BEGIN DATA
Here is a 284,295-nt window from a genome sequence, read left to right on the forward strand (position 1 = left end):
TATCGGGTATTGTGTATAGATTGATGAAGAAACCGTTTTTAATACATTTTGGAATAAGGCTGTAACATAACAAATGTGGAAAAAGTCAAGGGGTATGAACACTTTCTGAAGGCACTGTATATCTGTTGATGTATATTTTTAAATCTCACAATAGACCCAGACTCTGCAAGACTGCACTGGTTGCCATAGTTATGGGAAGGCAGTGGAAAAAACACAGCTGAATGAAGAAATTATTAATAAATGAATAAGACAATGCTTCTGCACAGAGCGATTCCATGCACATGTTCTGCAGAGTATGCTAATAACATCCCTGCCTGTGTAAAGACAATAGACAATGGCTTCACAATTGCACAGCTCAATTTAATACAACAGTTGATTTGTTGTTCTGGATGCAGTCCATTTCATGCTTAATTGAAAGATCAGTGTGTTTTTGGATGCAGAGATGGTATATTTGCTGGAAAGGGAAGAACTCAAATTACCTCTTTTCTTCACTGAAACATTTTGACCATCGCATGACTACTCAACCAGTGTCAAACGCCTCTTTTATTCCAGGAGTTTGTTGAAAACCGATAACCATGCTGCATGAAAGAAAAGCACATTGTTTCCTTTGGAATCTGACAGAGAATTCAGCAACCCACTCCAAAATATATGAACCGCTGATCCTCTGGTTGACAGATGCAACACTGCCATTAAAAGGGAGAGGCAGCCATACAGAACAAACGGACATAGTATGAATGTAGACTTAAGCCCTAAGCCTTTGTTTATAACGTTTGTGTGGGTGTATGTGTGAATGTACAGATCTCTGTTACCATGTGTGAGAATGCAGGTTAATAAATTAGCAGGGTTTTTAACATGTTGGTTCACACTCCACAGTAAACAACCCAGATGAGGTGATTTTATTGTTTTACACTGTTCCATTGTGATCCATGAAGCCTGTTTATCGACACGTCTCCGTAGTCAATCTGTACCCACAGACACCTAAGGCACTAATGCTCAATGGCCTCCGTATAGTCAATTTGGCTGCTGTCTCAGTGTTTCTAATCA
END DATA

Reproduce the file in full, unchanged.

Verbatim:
Here is a 284,295-nt window from a genome sequence, read left to right on the forward strand (position 1 = left end):
TATCGGGTATTGTGTATAGATTGATGAAGAAACCGTTTTTAATACATTTTGGAATAAGGCTGTAACATAACAAATGTGGAAAAAGTCAAGGGGTATGAACACTTTCTGAAGGCACTGTATATCTGTTGATGTATATTTTTAAATCTCACAATAGACCCAGACTCTGCAAGACTGCACTGGTTGCCATAGTTATGGGAAGGCAGTGGAAAAAACACAGCTGAATGAAGAAATTATTAATAAATGAATAAGACAATGCTTCTGCACAGAGCGATTCCATGCACATGTTCTGCAGAGTATGCTAATAACATCCCTGCCTGTGTAAAGACAATAGACAATGGCTTCACAATTGCACAGCTCAATTTAATACAACAGTTGATTTGTTGTTCTGGATGCAGTCCATTTCATGCTTAATTGAAAGATCAGTGTGTTTTTGGATGCAGAGATGGTATATTTGCTGGAAAGGGAAGAACTCAAATTACCTCTTTTCTTCACTGAAACATTTTGACCATCGCATGACTACTCAACCAGTGTCAAACGCCTCTTTTATTCCAGGAGTTTGTTGAAAACCGATAACCATGCTGCATGAAAGAAAAGCACATTGTTTCCTTTGGAATCTGACAGAGAATTCAGCAACCCACTCCAAAATATATGAACCGCTGATCCTCTGGTTGACAGATGCAACACTGCCATTAAAAGGGAGAGGCAGCCATACAGAACAAACGGACATAGTATGAATGTAGACTTAAGCCCTAAGCCTTTGTTTATAACGTTTGTGTGGGTGTATGTGTGAATGTACAGATCTCTGTTACCATGTGTGAGAATGCAGGTTAATAAATTAGCAGGGTTTTTAACATGTTGGTTCACACTCCACAGTAAACAACCCAGATGAGGTGATTTTATTGTTTTACACTGTTCCATTGTGATCCATGAAGCCTGTTTATCGACACGTCTCCGTAGTCAATCTGTACCCACAGACACCTAAGGCACTAATGCTCAATGGCCTCCGTATAGTCAATTTGGCTGCTGTCTCAGTGTTTCTAATCA